When you are the head of design for a vehicle manufacturer, you have many hats to wear. One of them involves generating anticipation without showing your hand. Car manufacturers never disclose their plans. But this rendering from a yearly design competition that Dodge holds is being hyped as the future “RAMpage,” which will compete against the Ford Maverick. It is an unusual combination of a contemporary car turned into a “what if,” even though the Instagram post maintains its goal to generate some excitement for a brand that hasn’t altered much in a decade.
Why is the Challenger Ute Rampage mashup being promoted?
Dodge/Ram/Stellantis occasionally hosts a design competition for high school students who are interested in developing automobiles. Ralph Gilles, the head of Stellantis design, and Mark Trostle, the external designer for Ram Truck, both shared this 2020 contest entry on their Instagram pages. Both achieved their goal of generating buzz by doing this.
Coincidentally, Stellantis has requested a trademark for “Rampage” in Mexico. The trademark is for “passenger motor vehicles,” according to the filing. So far, so good.
However, speculative claims that this suggests the “Rampage” trademark sought for is for this imaginative 2020 contest entry are regrettably absurd. Wouldn’t it be great if Dodge made this Challenger El Camino pickup to compete with the Ford Maverick? Absolutely. Is there a chance it’s genuine? Without a doubt.
Dodge and Chrysler need more products
Products are required by Stellantis for both Chrysler and Dodge. The outdated products from both brands are exactly that. But using an outdated platform and investing in the necessary tooling, development, and overhead won’t be feasible.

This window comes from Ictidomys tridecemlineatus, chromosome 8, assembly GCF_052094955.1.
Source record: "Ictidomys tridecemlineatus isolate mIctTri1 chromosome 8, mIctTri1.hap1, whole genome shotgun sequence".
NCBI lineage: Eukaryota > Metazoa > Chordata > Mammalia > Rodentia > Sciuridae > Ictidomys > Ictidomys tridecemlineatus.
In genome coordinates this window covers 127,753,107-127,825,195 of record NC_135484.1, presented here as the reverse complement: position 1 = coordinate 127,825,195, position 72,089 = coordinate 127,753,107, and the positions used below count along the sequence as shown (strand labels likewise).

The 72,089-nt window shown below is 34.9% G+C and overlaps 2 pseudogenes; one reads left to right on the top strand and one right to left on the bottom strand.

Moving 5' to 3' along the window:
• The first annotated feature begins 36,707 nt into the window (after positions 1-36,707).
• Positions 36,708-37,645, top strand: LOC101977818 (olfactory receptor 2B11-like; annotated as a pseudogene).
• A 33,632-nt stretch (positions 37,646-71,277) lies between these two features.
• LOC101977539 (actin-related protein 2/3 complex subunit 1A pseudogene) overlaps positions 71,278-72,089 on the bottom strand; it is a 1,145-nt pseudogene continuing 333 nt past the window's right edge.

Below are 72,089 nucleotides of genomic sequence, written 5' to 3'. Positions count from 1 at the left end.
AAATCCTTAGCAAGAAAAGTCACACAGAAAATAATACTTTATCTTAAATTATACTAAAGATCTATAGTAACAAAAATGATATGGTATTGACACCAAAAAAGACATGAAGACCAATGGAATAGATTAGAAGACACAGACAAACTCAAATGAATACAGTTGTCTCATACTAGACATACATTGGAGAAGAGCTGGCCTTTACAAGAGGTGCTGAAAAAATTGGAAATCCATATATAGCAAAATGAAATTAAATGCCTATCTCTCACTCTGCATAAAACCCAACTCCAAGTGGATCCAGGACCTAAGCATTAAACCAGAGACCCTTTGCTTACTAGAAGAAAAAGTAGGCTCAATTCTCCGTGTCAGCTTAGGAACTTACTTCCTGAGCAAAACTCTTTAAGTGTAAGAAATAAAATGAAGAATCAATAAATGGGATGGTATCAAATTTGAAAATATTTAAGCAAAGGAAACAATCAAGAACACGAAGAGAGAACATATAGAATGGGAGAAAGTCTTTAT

The company now produces a large number of automobiles for other nations that may easily fit the criteria. They appear to be brand-new cars built from the ground up to compete with the Maverick and Hyundai Santa Cruz. However, in actuality, they are vehicles that have been manufactured elsewhere for years.
An illustration would be the Fiat Strada and its Ram 700 clone. In 2021, both minitrucks received upgrades. They therefore require far less work and expenditure to assimilate into the United States because they already exist, are brand new, and have all of the emissions and safety features to draw purchasers.
Should Dodge make a Challenger Rampage Ute?
For its various brands and markets, Stellantis has allotted billions of dollars to the development of new vehicles. It doesn’t include creating a minitruck version of a package that was released in 2008 and built on an architecture that was first introduced in 2004. The Challenger architecture is 20 years old, for the math-challenged.
However, we admire Stellantis Design’s audacity in claiming that this Dodge Challenger combination has some thought put into potential future models. A hybrid built on a 20-year-old architecture is as far from consideration as bringing back the Dodge Polara from the 1960s, though, if Dodge is looking to the future.
By the way, the Challenger Ute idea is fantastic. Hire the high school student that came up with this, Stellantis Design. Who knows, he might advance to the position of Stellantis’ next head of design.
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